The United Nations Conference on Trade and Development estimates that the spread of COVID-19 will depress global economic growth in 2020 to below 2.5%, the recession threshold. Indeed, organizations are already seeing weak demand and decreased revenue and profits, and are responding by taking cost-containment measures and canceling planned investments. These changes will almost certainly affect physical security technology and cybersecurity projects; indeed the latest numbers from Gartner and Forrester expect a decline in global global IT spending cybersecurity budgets. 

While prompt detection of security incidents has always been critical, it is even more vital during an economic downturn. According to the 2019 Ponemon Cost of Data Breach Study, the longer it takes a company to detect a breach, the more it will cost. Organizations that spend more than 200 days on incident detection have a 37% higher cost of a breach compared to those who detected security incidents sooner. Those steeper costs are harder to absorb now and could even put a company out of business.

How long does incident detection currently take?

A malicious user can download a lot of sensitive data very quickly, and some modern attacks and malware can strike with blazing speed. Clearly, fast detection of incidents is critical to preventing data loss, data encryption and other damage. A SANS report confirms that businesses need to detect incidents in minutes or, at least, a few hours to minimize data security risks.

The Netwrix 2020 Data Risk and Security Report finds that organizations find it difficult to detect security incidents promptly at all six stages of the data lifecycle. The most problematic stage is data storage. It takes organizations days (43%) or weeks (23%) to discover sensitive data outside of secure locations, such as in cloud storage or enterprise applications like Microsoft Teams. The archive stage of the data lifecycle is nearly as bad; companies need days (38%) or weeks (28%) to detect breaches there.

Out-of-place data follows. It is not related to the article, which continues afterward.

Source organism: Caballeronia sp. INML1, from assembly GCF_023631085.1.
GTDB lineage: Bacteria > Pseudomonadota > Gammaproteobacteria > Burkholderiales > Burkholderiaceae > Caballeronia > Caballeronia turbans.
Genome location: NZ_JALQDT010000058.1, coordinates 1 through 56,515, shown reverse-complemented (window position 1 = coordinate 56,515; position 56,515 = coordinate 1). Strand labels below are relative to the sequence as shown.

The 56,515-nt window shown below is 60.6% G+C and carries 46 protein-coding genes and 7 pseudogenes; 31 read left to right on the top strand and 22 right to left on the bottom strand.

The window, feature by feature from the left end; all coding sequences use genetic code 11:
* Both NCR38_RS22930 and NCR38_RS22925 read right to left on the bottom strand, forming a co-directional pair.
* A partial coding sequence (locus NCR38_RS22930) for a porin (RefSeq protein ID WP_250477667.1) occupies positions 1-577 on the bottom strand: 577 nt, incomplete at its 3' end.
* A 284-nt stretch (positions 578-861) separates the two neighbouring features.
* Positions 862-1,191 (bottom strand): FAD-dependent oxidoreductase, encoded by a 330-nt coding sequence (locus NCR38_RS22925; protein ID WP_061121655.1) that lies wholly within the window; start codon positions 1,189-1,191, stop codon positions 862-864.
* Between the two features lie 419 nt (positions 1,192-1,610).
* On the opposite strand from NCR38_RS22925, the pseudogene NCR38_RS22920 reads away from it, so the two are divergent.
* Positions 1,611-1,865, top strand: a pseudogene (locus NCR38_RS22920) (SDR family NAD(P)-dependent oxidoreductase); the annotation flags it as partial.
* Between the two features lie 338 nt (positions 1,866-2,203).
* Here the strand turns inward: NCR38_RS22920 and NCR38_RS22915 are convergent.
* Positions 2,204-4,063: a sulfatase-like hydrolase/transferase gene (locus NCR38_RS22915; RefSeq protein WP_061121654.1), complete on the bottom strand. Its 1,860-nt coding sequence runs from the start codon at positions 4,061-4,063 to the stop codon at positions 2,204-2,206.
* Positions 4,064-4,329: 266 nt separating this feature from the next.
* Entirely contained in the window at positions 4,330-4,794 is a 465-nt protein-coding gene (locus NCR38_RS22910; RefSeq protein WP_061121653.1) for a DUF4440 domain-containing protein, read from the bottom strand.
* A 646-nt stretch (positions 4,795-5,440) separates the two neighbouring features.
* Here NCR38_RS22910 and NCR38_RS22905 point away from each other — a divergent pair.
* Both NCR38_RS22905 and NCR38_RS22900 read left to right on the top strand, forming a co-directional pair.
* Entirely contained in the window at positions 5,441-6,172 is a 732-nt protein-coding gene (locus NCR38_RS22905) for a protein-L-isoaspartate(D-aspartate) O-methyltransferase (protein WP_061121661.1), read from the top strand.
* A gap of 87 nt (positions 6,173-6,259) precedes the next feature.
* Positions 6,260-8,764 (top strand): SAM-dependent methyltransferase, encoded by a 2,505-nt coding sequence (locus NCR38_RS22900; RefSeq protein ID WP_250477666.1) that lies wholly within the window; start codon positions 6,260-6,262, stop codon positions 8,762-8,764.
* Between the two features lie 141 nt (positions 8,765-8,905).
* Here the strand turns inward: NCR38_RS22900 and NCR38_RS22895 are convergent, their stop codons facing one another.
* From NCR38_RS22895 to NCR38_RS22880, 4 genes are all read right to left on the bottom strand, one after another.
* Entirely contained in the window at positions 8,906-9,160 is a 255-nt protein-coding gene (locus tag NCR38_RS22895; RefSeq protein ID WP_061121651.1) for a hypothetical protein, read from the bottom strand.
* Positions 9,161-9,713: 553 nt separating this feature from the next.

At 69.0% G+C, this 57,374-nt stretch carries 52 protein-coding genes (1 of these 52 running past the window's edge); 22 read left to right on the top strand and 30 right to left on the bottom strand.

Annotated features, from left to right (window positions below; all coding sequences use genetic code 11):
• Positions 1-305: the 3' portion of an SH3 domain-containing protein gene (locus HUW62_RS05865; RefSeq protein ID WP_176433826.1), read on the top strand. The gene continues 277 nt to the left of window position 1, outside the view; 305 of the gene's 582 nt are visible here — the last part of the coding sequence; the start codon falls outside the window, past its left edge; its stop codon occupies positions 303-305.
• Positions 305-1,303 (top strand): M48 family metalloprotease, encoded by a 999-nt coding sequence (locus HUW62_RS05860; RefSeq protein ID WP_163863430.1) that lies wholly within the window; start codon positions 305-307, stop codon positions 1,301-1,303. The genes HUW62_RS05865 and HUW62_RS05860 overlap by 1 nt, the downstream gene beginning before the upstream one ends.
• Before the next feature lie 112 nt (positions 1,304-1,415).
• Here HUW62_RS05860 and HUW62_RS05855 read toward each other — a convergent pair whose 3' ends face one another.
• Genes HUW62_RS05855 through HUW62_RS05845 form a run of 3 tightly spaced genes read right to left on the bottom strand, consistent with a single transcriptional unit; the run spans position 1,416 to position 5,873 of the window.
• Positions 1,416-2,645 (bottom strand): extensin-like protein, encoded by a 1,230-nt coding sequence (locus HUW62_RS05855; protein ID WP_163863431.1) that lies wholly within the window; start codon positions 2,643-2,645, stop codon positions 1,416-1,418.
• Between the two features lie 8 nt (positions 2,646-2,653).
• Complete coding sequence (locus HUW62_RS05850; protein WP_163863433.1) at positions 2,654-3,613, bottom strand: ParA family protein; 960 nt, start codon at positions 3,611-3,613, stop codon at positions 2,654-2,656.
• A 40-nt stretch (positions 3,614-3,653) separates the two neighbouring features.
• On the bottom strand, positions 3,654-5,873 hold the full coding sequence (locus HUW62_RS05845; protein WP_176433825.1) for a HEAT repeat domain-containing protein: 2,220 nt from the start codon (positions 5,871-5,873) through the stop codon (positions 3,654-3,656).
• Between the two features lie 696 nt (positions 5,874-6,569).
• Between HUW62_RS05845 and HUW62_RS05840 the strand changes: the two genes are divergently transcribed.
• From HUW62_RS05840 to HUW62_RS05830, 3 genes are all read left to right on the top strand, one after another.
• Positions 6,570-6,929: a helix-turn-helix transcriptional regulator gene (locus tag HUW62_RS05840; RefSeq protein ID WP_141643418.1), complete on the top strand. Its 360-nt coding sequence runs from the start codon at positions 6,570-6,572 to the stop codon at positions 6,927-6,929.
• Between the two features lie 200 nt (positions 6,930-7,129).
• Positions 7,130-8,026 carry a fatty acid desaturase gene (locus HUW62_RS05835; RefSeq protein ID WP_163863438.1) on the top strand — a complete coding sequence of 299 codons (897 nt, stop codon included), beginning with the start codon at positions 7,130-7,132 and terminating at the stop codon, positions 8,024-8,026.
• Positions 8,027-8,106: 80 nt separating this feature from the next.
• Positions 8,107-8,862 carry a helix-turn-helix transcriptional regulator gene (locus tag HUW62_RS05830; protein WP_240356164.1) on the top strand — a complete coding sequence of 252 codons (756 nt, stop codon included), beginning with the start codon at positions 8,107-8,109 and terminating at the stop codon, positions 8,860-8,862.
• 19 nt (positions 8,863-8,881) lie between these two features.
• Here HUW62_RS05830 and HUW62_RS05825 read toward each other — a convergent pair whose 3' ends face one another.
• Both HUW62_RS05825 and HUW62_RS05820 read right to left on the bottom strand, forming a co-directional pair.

How can you spot incidents faster?

To promptly detect threats, organizations need to have deep awareness into where their data resides, how sensitive that data is and who has access to it. They also need to be able to quickly spot and investigate suspicious activity, so they can take action to mitigate threats. I suggest that you implement the following measures to speed up incident detection and ensure timely and effective response:

  • Understand which data requires attention. You need to know exactly which data is more valuable and is therefore a more likely target of threat actors. Data classification will help you understand which information is sensitive and where it is located so that you can take appropriate steps to protect it. Ideally, an automated solution will regularly check whether all critical data resides only in secure locations and take steps to remediate any overexposure before the data can be exfiltrated or encrypted. 
  • Closely monitor user activity around data. The longer hackers can lurk undiscovered in your IT environment, the more time they have to creep around, identify your most critical files and steal them. A user behavior analysis and monitoring tool is critical to quickly spotting both overt and subtle indicators of attacks, such as activity outside of business hours, unusual data access patterns and failed logon attempts. A solution that can proactively alert you about abnormal spikes in user activity will enable you to respond to threats even faster. 
  • Have an actionable incident response plan. Finally, it is essential to have a detailed incident response plan and regularly test it to make sure it works as intended. Ideally, this plan will include procedures for handling and reporting incidents, as well as guidelines for communicating with outside parties. Having a solid plan will help you take action more quickly in the event of a security incident so you can minimize the damage you suffer. If you want to revise your existing plan or create a new one, use best-practice standards like NIST SP 800-61 r.2 and ISO/IEC 27035 as a starting point. 

No matter how much the economic situation changes, prompt detection and response to cyber threats must remain a core priority for your organization. The ability to spot and address incidents in their early stages will help you avoid data breaches and their unpleasant consequences, including business downtime, lost revenue, costly security investigations and fines from regulatory bodies. As a result, you can save your budget for mission-critical tasks that will bring your organization value in the long run.